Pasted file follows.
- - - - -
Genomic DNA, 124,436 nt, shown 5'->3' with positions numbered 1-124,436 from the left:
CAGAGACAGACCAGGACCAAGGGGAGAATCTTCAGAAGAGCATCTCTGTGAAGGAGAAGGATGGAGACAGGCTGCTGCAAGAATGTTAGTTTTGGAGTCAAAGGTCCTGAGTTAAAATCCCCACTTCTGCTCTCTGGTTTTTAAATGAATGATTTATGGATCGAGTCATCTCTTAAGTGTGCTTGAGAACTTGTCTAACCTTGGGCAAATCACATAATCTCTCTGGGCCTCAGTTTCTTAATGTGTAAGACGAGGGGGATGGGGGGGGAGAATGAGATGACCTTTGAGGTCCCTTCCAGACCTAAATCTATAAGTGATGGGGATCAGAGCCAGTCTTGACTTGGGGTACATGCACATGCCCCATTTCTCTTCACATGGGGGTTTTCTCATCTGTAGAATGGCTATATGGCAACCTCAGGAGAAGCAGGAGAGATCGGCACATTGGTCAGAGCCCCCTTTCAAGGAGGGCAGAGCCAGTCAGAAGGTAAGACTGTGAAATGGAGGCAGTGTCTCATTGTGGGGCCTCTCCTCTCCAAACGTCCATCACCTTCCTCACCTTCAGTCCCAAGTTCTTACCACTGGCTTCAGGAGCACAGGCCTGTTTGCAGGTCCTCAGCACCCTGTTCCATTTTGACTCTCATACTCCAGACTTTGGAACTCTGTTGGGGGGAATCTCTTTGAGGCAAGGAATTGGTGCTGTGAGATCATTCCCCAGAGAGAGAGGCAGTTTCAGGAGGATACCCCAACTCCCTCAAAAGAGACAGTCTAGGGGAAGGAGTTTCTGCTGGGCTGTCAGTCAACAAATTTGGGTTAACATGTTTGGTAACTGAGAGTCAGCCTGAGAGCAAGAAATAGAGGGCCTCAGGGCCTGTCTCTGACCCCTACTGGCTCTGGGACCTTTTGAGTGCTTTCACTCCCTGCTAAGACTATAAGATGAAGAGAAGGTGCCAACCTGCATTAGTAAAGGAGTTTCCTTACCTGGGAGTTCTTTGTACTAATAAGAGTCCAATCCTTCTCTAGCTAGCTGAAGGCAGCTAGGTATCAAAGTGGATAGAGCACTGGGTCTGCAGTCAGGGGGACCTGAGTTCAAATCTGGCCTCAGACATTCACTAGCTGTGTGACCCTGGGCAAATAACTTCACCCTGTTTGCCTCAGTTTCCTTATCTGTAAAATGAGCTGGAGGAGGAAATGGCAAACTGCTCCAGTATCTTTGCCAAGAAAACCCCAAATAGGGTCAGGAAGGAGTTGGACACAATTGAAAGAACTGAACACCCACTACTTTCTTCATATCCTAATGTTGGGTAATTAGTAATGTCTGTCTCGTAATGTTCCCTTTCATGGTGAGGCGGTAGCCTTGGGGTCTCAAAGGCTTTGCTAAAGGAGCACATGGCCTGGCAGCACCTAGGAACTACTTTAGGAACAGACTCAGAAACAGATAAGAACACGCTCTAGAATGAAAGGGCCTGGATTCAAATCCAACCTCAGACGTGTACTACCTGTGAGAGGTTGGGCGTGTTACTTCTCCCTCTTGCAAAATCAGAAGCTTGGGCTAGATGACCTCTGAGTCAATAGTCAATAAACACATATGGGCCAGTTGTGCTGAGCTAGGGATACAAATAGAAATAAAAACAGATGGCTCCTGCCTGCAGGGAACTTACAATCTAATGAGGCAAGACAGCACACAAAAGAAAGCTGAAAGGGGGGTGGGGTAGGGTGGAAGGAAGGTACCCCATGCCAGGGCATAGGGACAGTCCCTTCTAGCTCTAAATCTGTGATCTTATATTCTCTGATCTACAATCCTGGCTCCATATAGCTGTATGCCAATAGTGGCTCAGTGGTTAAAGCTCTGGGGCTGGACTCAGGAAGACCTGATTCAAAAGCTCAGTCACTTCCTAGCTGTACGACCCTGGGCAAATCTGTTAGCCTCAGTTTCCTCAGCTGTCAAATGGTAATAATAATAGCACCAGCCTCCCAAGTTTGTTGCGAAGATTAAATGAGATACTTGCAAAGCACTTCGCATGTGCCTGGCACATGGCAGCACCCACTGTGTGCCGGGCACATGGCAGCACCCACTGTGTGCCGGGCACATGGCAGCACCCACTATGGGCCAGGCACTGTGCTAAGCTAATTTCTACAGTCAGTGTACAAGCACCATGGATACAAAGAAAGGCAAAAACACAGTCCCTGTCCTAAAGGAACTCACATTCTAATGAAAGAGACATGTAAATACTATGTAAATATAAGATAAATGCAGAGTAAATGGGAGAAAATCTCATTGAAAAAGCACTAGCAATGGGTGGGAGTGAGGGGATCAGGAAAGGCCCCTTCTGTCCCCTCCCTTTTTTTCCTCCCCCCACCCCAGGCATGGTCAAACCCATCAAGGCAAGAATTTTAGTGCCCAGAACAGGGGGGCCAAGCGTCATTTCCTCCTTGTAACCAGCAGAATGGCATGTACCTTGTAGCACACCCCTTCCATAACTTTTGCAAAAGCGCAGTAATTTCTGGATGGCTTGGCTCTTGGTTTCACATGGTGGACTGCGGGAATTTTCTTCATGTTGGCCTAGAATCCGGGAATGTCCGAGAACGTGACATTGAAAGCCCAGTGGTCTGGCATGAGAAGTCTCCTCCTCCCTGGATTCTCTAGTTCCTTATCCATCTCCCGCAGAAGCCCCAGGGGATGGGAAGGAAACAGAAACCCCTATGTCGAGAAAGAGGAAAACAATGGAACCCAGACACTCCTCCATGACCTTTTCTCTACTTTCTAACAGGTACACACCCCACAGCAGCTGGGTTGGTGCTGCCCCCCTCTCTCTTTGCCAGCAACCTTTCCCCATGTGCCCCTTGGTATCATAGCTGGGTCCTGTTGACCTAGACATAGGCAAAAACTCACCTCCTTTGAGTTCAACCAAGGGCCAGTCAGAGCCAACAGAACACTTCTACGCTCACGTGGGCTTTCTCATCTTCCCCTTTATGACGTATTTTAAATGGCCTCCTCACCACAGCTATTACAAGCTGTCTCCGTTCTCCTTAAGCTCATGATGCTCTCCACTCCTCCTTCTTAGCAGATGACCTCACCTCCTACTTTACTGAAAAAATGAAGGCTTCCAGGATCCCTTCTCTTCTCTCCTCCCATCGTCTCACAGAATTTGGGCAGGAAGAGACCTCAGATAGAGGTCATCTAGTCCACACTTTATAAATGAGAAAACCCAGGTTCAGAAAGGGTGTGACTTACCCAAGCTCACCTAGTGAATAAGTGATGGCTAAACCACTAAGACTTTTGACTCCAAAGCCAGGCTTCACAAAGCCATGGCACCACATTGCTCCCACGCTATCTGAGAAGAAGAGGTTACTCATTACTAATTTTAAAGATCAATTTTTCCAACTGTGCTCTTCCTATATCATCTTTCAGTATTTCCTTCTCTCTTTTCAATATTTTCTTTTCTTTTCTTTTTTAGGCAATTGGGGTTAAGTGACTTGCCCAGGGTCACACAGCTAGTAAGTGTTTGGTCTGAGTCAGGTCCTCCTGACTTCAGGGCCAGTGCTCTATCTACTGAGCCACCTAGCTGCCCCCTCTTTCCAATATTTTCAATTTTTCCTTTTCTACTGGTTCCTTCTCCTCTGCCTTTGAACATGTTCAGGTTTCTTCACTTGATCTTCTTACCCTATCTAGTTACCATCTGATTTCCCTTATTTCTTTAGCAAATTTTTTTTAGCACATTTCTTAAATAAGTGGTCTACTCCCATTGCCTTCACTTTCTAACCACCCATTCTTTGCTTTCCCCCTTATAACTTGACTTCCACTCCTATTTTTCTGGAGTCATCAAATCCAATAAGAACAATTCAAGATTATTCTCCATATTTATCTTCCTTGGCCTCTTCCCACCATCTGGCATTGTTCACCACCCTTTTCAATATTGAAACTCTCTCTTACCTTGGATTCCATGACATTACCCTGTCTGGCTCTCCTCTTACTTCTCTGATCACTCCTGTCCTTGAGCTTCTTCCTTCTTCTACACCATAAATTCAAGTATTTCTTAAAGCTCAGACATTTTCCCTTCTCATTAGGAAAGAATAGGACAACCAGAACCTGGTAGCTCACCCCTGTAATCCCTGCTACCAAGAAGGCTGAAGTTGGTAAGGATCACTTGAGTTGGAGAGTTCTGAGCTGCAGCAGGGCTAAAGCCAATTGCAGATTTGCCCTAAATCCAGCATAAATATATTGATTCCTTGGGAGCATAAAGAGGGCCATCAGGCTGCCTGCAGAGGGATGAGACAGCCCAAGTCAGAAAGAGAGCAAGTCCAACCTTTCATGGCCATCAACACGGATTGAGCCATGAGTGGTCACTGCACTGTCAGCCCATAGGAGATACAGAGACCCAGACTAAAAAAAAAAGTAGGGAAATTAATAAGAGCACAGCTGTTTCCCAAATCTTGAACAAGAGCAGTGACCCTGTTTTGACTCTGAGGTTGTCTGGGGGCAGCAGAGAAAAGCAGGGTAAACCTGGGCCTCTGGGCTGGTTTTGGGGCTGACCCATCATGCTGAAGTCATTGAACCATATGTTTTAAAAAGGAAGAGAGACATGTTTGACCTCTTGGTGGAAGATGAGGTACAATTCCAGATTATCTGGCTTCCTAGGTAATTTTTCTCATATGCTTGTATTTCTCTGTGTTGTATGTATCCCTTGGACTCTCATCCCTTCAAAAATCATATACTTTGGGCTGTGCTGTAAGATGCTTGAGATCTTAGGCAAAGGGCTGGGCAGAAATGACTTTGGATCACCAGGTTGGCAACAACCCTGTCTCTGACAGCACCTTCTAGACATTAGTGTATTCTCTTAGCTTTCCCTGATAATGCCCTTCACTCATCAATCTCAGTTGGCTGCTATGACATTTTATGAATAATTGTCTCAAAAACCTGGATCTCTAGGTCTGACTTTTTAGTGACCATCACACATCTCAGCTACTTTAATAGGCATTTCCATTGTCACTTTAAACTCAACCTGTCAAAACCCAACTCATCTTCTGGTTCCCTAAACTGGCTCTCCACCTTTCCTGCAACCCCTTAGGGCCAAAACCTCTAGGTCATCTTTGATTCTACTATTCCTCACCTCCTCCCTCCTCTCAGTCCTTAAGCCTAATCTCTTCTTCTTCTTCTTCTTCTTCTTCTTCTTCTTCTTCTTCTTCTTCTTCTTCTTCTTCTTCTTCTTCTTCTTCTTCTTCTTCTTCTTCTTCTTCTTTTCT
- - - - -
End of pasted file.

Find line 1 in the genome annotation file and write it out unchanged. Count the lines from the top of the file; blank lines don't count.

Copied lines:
Genomic DNA, 124,436 nt, shown 5'->3' with positions numbered 1-124,436 from the left: